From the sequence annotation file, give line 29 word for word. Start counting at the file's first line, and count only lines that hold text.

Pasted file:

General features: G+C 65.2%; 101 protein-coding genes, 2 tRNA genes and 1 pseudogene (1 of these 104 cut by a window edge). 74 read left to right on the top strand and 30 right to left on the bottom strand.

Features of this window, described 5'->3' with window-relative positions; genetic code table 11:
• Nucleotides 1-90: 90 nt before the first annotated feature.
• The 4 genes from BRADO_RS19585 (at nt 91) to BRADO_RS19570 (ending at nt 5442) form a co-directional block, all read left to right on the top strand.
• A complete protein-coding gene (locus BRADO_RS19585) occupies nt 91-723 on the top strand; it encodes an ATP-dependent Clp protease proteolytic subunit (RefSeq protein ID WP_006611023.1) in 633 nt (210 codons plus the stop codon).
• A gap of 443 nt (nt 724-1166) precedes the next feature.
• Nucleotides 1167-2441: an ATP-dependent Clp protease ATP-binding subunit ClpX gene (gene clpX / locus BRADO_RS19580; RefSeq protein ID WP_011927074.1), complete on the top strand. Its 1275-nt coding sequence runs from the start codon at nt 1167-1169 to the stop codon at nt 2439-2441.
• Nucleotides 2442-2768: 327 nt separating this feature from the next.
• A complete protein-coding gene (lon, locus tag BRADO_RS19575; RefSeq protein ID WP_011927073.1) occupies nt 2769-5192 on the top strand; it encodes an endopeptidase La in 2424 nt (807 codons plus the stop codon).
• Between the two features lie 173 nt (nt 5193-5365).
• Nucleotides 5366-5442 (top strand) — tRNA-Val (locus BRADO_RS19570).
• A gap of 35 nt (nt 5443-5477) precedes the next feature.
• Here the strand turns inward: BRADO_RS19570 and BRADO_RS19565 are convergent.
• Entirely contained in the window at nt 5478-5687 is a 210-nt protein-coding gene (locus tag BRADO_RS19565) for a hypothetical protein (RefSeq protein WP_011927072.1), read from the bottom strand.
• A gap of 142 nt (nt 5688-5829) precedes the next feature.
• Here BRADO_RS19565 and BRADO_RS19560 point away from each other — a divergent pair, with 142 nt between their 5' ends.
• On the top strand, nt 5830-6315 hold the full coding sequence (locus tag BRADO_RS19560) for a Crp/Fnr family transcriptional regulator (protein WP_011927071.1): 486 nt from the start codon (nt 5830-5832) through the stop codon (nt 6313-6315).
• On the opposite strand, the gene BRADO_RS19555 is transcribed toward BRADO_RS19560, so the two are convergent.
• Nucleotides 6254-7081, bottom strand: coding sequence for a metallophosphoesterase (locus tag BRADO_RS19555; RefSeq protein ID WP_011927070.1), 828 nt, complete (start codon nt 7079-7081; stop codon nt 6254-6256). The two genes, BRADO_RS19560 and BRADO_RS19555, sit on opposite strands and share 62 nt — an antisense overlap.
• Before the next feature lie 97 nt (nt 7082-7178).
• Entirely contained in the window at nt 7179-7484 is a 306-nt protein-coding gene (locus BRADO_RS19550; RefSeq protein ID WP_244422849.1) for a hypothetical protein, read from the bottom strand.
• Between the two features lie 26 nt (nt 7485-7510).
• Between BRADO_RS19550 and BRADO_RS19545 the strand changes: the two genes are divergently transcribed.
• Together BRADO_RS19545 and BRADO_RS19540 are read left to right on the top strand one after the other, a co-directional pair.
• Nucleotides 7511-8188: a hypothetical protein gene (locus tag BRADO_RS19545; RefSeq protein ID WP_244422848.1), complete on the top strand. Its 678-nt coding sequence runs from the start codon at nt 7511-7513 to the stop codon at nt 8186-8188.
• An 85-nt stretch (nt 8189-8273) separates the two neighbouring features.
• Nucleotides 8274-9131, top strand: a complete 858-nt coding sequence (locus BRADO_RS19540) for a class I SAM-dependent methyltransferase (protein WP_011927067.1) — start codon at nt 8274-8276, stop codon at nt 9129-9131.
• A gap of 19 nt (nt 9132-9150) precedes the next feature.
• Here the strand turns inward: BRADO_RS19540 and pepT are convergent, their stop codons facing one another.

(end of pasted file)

• Here the strand turns inward: BRADO_RS19540 and pepT are convergent, their stop codons facing one another.